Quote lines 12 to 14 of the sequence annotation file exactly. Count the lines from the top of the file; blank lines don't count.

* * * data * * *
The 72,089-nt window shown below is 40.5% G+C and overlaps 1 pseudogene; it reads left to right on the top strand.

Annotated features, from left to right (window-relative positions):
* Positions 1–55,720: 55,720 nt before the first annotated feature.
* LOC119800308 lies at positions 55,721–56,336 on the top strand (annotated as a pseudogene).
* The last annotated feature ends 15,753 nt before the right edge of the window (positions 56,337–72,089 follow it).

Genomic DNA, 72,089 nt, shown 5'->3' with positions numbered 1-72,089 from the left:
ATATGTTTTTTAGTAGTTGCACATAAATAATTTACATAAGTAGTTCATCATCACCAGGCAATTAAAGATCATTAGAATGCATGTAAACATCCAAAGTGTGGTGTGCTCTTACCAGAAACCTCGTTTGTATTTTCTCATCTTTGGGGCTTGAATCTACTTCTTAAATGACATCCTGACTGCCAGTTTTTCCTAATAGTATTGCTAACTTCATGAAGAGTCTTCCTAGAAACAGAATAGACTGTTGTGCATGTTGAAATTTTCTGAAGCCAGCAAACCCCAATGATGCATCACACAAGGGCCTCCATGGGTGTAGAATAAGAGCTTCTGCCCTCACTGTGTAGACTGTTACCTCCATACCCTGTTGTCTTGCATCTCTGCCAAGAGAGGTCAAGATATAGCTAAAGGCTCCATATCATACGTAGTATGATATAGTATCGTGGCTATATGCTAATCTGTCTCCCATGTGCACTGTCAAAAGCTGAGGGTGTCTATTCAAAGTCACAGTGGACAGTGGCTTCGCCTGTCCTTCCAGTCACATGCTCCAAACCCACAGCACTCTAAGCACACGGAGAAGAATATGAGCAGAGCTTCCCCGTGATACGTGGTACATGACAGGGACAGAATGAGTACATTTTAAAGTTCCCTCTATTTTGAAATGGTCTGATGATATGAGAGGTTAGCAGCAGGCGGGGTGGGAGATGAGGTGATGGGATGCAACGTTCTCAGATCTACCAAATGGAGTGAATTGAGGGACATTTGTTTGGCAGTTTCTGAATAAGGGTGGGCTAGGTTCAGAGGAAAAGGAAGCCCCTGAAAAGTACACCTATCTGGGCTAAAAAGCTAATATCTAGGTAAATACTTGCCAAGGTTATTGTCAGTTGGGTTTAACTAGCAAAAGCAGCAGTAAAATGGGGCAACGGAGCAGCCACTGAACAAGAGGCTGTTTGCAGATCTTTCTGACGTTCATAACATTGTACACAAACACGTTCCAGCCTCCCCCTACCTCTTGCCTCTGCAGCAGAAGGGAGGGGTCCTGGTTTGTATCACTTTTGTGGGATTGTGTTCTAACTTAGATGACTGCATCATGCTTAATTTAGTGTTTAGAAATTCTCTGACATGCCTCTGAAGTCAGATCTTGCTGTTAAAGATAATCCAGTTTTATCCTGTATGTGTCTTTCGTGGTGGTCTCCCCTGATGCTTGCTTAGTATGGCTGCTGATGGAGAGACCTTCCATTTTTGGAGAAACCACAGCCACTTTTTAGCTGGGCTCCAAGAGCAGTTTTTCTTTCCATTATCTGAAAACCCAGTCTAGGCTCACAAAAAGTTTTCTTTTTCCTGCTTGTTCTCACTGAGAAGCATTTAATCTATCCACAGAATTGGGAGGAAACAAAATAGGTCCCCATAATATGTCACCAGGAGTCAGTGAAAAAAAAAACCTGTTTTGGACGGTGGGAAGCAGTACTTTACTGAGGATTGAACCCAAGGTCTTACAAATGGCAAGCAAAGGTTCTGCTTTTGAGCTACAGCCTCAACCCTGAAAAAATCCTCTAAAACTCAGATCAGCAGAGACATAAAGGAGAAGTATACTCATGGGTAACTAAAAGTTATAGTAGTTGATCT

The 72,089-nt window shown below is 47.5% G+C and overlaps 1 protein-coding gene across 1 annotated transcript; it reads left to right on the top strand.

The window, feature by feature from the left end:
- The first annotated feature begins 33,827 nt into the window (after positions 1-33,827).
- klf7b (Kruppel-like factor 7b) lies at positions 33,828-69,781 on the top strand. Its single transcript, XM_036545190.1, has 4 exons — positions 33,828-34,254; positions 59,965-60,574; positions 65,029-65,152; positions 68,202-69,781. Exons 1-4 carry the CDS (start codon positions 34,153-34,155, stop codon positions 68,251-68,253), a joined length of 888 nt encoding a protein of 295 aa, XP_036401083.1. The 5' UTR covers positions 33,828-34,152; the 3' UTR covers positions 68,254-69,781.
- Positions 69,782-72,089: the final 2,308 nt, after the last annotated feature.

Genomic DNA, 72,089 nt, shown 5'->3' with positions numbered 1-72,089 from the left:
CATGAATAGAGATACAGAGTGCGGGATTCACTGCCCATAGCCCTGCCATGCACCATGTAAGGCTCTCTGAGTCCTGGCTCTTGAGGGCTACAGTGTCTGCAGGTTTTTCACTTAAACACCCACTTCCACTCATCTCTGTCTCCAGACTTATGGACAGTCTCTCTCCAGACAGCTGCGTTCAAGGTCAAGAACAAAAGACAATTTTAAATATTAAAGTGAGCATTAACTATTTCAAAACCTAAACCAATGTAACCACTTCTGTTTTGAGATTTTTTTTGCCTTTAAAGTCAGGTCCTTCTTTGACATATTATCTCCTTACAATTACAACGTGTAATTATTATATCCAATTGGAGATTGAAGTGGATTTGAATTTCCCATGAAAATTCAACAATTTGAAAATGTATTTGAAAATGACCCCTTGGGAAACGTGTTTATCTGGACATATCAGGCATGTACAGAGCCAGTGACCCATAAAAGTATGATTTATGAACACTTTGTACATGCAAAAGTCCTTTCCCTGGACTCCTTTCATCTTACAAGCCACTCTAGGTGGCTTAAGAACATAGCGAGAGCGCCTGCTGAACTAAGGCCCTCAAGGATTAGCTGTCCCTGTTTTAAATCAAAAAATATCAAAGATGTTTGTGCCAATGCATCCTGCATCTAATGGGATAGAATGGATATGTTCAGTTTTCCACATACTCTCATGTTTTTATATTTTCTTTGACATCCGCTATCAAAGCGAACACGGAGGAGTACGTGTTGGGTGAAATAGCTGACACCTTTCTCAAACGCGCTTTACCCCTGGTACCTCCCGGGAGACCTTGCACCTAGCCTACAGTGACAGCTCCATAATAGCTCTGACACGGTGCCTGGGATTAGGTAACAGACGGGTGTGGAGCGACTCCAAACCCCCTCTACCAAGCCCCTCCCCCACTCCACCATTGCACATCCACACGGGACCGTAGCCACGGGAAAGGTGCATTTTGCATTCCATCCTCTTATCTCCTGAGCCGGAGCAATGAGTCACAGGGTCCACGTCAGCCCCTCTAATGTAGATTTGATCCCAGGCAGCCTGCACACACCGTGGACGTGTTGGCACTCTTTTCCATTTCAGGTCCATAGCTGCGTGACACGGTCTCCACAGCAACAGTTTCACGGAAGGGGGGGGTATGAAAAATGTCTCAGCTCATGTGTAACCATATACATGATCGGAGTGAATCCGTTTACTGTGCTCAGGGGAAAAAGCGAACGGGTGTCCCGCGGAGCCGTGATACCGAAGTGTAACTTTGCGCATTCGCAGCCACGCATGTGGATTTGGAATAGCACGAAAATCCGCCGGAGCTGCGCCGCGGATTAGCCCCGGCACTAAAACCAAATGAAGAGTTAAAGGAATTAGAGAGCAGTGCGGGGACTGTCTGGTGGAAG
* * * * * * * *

- Positions 69,782-72,089: the final 2,308 nt, after the last annotated feature.

Genomic DNA, 72,089 nt, shown 5'->3' with positions numbered 1-72,089 from the left:
CATGAATAGAGATACAGAGTGCGGGATTCACTGCCCATAGCCCTGCCATGCACCATGTAAGGCTCTCTGAGTCCTGGCTCTTGAGGGCTACAGTGTCTGCAGGTTTTTCACTTAAACACCCACTTCCACTCATCTCTGTCTCCAGACTTATGGACAGTCTCTCTCCAGACAGCTGCGTTCAAGGTCAAGAACAAAAGACAATTTTAAATATTAAAGTGAGCATTAACTATTTCAAAACCTAAACCAATGTAACCACTTCTGTTTTGAGATTTTTTTTGCCTTTAAAGTCAGGTCCTTCTTTGACATATTATCTCCTTACAATTACAACGTGTAATTATTATATCCAATTGGAGATTGAAGTGGATTTGAATTTCCCATGAAAATTCAACAATTTGAAAATGTATTTGAAAATGACCCCTTGGGAAACGTGTTTATCTGGACATATCAGGCATGTACAGAGCCAGTGACCCATAAAAGTATGATTTATGAACACTTTGTACATGCAAAAGTCCTTTCCCTGGACTCCTTTCATCTTACAAGCCACTCTAGGTGGCTTAAGAACATAGCGAGAGCGCCTGCTGAACTAAGGCCCTCAAGGATTAGCTGTCCCTGTTTTAAATCAAAAAATATCAAAGATGTTTGTGCCAATGCATCCTGCATCTAATGGGATAGAATGGATATGTTCAGTTTTCCACATACTCTCATGTTTTTATATTTTCTTTGACATCCGCTATCAAAGCGAACACGGAGGAGTACGTGTTGGGTGAAATAGCTGACACCTTTCTCAAACGCGCTTTACCCCTGGTACCTCCCGGGAGACCTTGCACCTAGCCTACAGTGACAGCTCCATAATAGCTCTGACACGGTGCCTGGGATTAGGTAACAGACGGGTGTGGAGCGACTCCAAACCCCCTCTACCAAGCCCCTCCCCCACTCCACCATTGCACATCCACACGGGACCGTAGCCACGGGAAAGGTGCATTTTGCATTCCATCCTCTTATCTCCTGAGCCGGAGCAATGAGTCACAGGGTCCACGTCAGCCCCTCTAATGTAGATTTGATCCCAGGCAGCCTGCACACACCGTGGACGTGTTGGCACTCTTTTCCATTTCAGGTCCATAGCTGCGTGACACGGTCTCCACAGCAACAGTTTCACGGAAGGGGGGGGTATGAAAAATGTCTCAGCTCATGTGTAACCATATACATGATCGGAGTGAATCCGTTTACTGTGCTCAGGGGAAAAAGCGAACGGGTGTCCCGCGGAGCCGTGATACCGAAGTGTAACTTTGCGCATTCGCAGCCACGCATGTGGATTTGGAATAGCACGAAAATCCGCCGGAGCTGCGCCGCGGATTAGCCCCGGCACTAAAACCAAATGAAGAGTTAAAGGAATTAGAGAGCAGTGCGGGGACTGTCTGGTGGAAG